The proposed regulations would clarify that to “physically be performed outside” of the state includes opportunities where a prospective candidate would be “working remotely, telecommuting, or working from ‘home’” in another state. Thus, the proposed regulations seemingly affirm the interpretation that employer pay disclosure obligations apply to positions that could be filled remotely out of the state but where the remote employee would report to an office in New York. At the same time, the proposed regulations state that “[i]ncidental or infrequent” visits to New York for work-related purposes, such as “for an occasional meeting or conference” would not alone be sufficient for the opportunity to be considered “physically” performed in the state. Additionally, “mere communication with employees based” in New York alone would not mean a job is “physically” performed in the state.

Temporary Help Firms

By its terms, the pay transparency law will not apply to temporary help firms as defined by New York labor law. However, the proposed regulations clarify that while the pay disclosure requirements do not apply to temporary help firms in hiring temporary workers for other businesses or organizations, the requirements would apply to temporary help firms when they advertise “opportunities to work for the temporary help firm itself.” For example, a temporary help firm would have pay disclosure obligations in an advertisement to fill an administrative assistant position at the firm.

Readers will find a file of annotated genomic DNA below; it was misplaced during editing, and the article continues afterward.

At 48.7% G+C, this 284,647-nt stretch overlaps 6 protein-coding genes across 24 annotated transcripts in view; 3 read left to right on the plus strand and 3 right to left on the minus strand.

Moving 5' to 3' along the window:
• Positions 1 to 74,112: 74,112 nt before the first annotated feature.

Advertisements for a Job, Promotion, or Transfer Opportunity

The proposed regulations clarify that the pay transparency law does not require employers to advertise job, promotion, or transfer opportunities or to advertise opportunities in any specific medium. Yet, under the proposed regulations, if an employer does advertise the opportunity, the pay range disclosure obligations would apply “regardless of the medium in which they are posted,” including but not limited to newspaper advertisements, printed flyers, a social media post, or an email to a pool of potential applicants.